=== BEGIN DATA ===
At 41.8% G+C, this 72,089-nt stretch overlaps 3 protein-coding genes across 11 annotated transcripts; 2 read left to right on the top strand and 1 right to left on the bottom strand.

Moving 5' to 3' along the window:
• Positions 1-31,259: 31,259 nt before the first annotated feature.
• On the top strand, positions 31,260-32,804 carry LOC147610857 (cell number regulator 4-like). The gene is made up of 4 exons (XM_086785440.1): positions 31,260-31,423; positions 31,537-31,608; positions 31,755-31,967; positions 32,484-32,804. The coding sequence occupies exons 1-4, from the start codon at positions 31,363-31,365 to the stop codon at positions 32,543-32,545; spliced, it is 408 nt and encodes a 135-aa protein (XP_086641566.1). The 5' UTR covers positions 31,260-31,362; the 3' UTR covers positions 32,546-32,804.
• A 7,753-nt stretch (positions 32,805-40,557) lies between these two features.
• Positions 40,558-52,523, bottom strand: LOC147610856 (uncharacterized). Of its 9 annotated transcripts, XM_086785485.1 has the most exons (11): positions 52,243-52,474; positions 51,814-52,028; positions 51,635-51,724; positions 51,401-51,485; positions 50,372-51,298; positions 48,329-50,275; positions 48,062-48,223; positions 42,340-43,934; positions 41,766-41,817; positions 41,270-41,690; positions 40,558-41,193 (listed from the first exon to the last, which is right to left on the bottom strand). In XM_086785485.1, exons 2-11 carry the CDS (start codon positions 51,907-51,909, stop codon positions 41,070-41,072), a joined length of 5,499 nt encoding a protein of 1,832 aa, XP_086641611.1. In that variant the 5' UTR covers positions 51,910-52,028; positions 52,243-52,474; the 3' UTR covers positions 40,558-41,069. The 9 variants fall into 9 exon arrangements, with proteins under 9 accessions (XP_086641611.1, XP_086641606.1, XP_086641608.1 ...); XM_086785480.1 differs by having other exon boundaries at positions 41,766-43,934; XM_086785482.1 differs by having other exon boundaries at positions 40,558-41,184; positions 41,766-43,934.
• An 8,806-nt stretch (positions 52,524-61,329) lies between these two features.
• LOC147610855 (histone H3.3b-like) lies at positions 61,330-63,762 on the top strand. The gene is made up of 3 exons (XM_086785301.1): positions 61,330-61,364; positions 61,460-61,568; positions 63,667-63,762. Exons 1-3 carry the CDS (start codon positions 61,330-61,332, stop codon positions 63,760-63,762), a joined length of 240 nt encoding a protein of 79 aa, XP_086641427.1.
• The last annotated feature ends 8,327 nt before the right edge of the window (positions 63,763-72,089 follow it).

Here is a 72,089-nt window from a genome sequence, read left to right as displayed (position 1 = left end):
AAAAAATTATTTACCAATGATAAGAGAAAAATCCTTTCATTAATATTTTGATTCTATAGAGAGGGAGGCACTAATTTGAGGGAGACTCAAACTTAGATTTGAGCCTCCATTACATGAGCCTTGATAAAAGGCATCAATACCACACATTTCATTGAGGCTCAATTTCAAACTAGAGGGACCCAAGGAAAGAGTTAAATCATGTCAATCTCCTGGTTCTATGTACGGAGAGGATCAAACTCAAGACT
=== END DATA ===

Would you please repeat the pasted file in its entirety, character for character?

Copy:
At 41.8% G+C, this 72,089-nt stretch overlaps 3 protein-coding genes across 11 annotated transcripts; 2 read left to right on the top strand and 1 right to left on the bottom strand.

Moving 5' to 3' along the window:
• Positions 1-31,259: 31,259 nt before the first annotated feature.
• On the top strand, positions 31,260-32,804 carry LOC147610857 (cell number regulator 4-like). The gene is made up of 4 exons (XM_086785440.1): positions 31,260-31,423; positions 31,537-31,608; positions 31,755-31,967; positions 32,484-32,804. The coding sequence occupies exons 1-4, from the start codon at positions 31,363-31,365 to the stop codon at positions 32,543-32,545; spliced, it is 408 nt and encodes a 135-aa protein (XP_086641566.1). The 5' UTR covers positions 31,260-31,362; the 3' UTR covers positions 32,546-32,804.
• A 7,753-nt stretch (positions 32,805-40,557) lies between these two features.
• Positions 40,558-52,523, bottom strand: LOC147610856 (uncharacterized). Of its 9 annotated transcripts, XM_086785485.1 has the most exons (11): positions 52,243-52,474; positions 51,814-52,028; positions 51,635-51,724; positions 51,401-51,485; positions 50,372-51,298; positions 48,329-50,275; positions 48,062-48,223; positions 42,340-43,934; positions 41,766-41,817; positions 41,270-41,690; positions 40,558-41,193 (listed from the first exon to the last, which is right to left on the bottom strand). In XM_086785485.1, exons 2-11 carry the CDS (start codon positions 51,907-51,909, stop codon positions 41,070-41,072), a joined length of 5,499 nt encoding a protein of 1,832 aa, XP_086641611.1. In that variant the 5' UTR covers positions 51,910-52,028; positions 52,243-52,474; the 3' UTR covers positions 40,558-41,069. The 9 variants fall into 9 exon arrangements, with proteins under 9 accessions (XP_086641611.1, XP_086641606.1, XP_086641608.1 ...); XM_086785480.1 differs by having other exon boundaries at positions 41,766-43,934; XM_086785482.1 differs by having other exon boundaries at positions 40,558-41,184; positions 41,766-43,934.
• An 8,806-nt stretch (positions 52,524-61,329) lies between these two features.
• LOC147610855 (histone H3.3b-like) lies at positions 61,330-63,762 on the top strand. The gene is made up of 3 exons (XM_086785301.1): positions 61,330-61,364; positions 61,460-61,568; positions 63,667-63,762. Exons 1-3 carry the CDS (start codon positions 61,330-61,332, stop codon positions 63,760-63,762), a joined length of 240 nt encoding a protein of 79 aa, XP_086641427.1.
• The last annotated feature ends 8,327 nt before the right edge of the window (positions 63,763-72,089 follow it).

Here is a 72,089-nt window from a genome sequence, read left to right as displayed (position 1 = left end):
AAAAAATTATTTACCAATGATAAGAGAAAAATCCTTTCATTAATATTTTGATTCTATAGAGAGGGAGGCACTAATTTGAGGGAGACTCAAACTTAGATTTGAGCCTCCATTACATGAGCCTTGATAAAAGGCATCAATACCACACATTTCATTGAGGCTCAATTTCAAACTAGAGGGACCCAAGGAAAGAGTTAAATCATGTCAATCTCCTGGTTCTATGTACGGAGAGGATCAAACTCAAGACT